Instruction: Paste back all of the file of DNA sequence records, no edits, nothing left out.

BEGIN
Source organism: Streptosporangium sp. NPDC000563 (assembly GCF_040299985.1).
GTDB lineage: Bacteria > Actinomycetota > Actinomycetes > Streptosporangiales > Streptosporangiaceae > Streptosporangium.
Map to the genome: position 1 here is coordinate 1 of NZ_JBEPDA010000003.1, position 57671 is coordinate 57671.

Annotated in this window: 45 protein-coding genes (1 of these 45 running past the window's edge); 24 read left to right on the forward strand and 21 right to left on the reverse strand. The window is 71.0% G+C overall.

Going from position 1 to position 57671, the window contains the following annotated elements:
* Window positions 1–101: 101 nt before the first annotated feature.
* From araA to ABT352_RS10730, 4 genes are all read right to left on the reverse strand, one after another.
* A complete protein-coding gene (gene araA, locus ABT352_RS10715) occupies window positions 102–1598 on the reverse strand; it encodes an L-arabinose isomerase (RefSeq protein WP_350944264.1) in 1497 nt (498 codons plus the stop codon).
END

Source organism: Streptosporangium sp. NPDC000563 (assembly GCF_040299985.1).
GTDB lineage: Bacteria > Actinomycetota > Actinomycetes > Streptosporangiales > Streptosporangiaceae > Streptosporangium.
Map to the genome: position 1 here is coordinate 1 of NZ_JBEPDA010000003.1, position 57671 is coordinate 57671.

Annotated in this window: 45 protein-coding genes (1 of these 45 running past the window's edge); 24 read left to right on the forward strand and 21 right to left on the reverse strand. The window is 71.0% G+C overall.

Going from position 1 to position 57671, the window contains the following annotated elements:
* Window positions 1–101: 101 nt before the first annotated feature.
* From araA to ABT352_RS10730, 4 genes are all read right to left on the reverse strand, one after another.
* A complete protein-coding gene (gene araA, locus ABT352_RS10715) occupies window positions 102–1598 on the reverse strand; it encodes an L-arabinose isomerase (RefSeq protein WP_350944264.1) in 1497 nt (498 codons plus the stop codon).